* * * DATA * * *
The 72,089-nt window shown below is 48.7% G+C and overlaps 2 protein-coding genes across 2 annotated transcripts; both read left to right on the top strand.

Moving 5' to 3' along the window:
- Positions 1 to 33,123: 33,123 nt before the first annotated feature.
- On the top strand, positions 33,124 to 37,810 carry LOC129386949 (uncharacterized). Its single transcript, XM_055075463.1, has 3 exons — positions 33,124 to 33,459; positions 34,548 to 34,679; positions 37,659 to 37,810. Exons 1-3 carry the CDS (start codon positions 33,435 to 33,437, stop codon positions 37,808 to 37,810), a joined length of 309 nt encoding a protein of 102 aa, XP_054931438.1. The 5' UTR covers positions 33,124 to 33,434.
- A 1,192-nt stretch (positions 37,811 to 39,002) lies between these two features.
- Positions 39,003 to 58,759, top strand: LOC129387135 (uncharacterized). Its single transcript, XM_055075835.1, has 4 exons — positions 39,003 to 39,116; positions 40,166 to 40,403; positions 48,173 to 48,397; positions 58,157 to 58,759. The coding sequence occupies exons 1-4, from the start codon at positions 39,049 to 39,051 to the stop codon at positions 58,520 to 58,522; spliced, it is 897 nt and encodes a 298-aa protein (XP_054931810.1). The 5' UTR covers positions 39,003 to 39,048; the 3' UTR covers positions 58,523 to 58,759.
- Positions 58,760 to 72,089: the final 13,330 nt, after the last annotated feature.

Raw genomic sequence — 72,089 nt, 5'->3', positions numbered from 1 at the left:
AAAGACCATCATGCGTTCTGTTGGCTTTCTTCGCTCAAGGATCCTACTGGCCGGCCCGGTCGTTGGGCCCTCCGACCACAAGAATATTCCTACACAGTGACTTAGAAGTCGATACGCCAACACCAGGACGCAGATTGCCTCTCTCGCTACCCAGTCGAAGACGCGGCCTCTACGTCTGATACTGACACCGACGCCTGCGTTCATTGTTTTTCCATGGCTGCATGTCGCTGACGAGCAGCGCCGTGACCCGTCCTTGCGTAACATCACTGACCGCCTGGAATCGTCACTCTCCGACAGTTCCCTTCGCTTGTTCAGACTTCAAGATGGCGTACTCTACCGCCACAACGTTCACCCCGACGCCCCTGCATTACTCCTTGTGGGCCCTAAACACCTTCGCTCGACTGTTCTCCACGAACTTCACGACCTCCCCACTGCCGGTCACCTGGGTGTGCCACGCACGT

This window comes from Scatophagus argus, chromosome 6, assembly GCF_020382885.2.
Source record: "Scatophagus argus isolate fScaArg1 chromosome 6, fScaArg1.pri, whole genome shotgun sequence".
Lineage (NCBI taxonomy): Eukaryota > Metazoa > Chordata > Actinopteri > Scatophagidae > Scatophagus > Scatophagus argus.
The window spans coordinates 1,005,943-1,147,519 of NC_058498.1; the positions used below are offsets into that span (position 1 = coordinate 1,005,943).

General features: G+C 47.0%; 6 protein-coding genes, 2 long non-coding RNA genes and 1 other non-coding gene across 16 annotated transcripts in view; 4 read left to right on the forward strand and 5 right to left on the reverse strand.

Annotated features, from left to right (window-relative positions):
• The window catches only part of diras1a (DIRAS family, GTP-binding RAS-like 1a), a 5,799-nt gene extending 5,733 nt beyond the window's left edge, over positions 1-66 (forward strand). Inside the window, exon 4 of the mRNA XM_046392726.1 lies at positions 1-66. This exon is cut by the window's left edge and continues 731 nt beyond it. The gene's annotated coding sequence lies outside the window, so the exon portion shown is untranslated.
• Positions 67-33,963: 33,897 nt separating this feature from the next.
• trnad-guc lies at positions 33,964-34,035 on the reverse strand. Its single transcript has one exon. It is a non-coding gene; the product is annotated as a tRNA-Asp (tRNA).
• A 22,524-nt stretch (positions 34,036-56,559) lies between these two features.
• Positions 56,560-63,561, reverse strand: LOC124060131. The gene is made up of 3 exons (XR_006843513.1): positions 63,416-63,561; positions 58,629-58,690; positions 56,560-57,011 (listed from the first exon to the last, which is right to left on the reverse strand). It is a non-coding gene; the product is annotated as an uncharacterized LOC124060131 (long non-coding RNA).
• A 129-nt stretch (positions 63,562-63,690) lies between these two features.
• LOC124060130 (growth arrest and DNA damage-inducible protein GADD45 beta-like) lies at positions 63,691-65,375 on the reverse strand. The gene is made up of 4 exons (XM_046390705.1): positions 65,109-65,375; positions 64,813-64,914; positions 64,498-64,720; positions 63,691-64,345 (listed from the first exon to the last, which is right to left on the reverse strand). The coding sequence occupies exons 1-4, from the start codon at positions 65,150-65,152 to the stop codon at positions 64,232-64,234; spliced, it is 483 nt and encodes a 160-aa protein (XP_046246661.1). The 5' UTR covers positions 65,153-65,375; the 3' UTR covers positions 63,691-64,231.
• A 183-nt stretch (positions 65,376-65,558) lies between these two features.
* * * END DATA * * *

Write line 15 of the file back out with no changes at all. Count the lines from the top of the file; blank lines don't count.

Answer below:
Annotated features, from left to right (window-relative positions):